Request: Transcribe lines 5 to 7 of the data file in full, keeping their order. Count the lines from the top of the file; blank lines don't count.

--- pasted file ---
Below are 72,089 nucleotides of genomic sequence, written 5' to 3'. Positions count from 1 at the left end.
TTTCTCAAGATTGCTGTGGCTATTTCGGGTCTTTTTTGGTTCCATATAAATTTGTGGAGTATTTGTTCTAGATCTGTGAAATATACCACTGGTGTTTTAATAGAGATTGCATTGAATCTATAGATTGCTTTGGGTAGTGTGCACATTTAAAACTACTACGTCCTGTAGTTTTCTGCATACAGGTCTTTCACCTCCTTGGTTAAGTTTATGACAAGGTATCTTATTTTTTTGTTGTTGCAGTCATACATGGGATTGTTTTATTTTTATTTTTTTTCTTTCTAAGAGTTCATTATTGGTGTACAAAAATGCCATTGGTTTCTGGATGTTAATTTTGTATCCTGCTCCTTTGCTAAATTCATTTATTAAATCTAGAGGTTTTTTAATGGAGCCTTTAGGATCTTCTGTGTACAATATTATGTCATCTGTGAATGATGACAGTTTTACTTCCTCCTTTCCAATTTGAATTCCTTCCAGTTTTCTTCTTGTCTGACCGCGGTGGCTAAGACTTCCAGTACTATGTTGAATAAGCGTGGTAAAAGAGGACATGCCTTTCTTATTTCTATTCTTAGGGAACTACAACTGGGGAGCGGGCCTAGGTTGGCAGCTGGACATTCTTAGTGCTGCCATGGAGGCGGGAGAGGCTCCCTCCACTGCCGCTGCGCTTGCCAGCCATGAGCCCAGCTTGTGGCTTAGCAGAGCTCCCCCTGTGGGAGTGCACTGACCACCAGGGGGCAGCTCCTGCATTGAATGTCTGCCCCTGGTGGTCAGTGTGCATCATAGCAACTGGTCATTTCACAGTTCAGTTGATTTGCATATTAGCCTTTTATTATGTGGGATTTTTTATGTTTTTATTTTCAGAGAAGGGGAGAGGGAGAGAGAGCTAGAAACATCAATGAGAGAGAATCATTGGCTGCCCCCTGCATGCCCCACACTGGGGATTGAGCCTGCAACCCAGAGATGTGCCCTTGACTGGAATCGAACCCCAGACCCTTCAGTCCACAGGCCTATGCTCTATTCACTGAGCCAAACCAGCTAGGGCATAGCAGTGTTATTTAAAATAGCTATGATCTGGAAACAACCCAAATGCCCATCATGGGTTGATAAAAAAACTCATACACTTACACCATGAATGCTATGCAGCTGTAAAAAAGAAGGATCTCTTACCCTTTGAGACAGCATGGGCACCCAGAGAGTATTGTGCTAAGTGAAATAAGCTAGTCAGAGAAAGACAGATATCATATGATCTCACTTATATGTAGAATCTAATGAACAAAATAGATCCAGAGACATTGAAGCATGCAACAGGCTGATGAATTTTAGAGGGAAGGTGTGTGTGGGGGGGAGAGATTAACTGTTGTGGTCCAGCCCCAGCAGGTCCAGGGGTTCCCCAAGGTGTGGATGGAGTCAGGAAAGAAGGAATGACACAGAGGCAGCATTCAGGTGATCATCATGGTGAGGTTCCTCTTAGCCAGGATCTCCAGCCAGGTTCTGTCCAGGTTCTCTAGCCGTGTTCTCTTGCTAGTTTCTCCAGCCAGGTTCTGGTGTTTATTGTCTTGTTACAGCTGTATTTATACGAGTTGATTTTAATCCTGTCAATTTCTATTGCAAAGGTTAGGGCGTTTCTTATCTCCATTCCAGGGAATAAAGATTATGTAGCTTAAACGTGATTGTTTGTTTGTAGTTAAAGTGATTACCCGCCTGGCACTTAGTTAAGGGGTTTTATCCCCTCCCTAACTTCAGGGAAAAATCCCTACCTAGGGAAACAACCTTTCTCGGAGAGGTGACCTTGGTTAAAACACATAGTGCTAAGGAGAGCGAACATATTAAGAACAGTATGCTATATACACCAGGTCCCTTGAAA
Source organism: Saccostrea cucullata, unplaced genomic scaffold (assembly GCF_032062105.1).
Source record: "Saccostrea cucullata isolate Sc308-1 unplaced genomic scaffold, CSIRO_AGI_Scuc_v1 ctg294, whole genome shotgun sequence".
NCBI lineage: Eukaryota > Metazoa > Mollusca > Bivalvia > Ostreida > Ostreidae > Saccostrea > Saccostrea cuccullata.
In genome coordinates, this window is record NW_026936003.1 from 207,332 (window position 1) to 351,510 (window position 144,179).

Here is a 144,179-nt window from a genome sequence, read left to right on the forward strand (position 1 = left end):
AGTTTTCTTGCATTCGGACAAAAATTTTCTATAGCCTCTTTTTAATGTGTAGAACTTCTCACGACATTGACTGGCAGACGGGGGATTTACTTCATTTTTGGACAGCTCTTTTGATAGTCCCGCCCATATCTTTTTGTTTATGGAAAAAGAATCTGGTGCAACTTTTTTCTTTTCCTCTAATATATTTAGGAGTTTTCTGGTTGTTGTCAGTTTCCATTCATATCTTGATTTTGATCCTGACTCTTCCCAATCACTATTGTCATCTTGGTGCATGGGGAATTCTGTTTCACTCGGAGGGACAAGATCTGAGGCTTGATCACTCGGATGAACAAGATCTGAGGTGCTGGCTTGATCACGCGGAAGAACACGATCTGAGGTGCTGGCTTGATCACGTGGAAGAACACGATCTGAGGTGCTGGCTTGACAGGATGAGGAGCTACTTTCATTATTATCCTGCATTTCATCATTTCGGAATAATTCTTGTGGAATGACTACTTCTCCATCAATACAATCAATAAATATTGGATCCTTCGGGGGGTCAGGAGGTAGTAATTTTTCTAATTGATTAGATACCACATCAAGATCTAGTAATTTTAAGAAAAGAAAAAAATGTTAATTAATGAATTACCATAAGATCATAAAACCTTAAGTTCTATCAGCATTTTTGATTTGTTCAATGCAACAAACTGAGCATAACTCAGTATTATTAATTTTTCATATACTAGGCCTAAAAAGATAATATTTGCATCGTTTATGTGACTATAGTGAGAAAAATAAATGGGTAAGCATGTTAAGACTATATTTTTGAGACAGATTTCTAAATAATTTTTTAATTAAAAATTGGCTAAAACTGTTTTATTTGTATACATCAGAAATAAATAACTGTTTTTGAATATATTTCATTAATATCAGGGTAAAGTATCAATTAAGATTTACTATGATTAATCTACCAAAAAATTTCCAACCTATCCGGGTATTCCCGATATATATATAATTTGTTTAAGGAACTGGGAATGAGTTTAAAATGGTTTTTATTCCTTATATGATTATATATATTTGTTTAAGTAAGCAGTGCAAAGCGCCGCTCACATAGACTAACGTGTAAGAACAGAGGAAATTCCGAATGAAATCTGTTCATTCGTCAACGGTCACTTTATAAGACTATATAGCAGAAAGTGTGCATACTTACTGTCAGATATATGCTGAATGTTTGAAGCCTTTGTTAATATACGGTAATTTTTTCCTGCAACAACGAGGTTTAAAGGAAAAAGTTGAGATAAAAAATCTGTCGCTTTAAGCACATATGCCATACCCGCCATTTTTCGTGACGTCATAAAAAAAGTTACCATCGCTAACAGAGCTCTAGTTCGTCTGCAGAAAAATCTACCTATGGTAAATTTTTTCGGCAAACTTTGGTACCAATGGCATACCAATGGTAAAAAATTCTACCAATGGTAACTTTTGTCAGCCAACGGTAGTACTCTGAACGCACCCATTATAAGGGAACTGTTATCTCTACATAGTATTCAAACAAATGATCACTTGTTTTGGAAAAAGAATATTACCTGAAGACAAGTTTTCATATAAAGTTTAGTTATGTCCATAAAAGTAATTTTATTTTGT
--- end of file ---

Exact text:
NCBI lineage: Eukaryota > Metazoa > Mollusca > Bivalvia > Ostreida > Ostreidae > Saccostrea > Saccostrea cuccullata.
In genome coordinates, this window is record NW_026936003.1 from 207,332 (window position 1) to 351,510 (window position 144,179).

Here is a 144,179-nt window from a genome sequence, read left to right on the forward strand (position 1 = left end):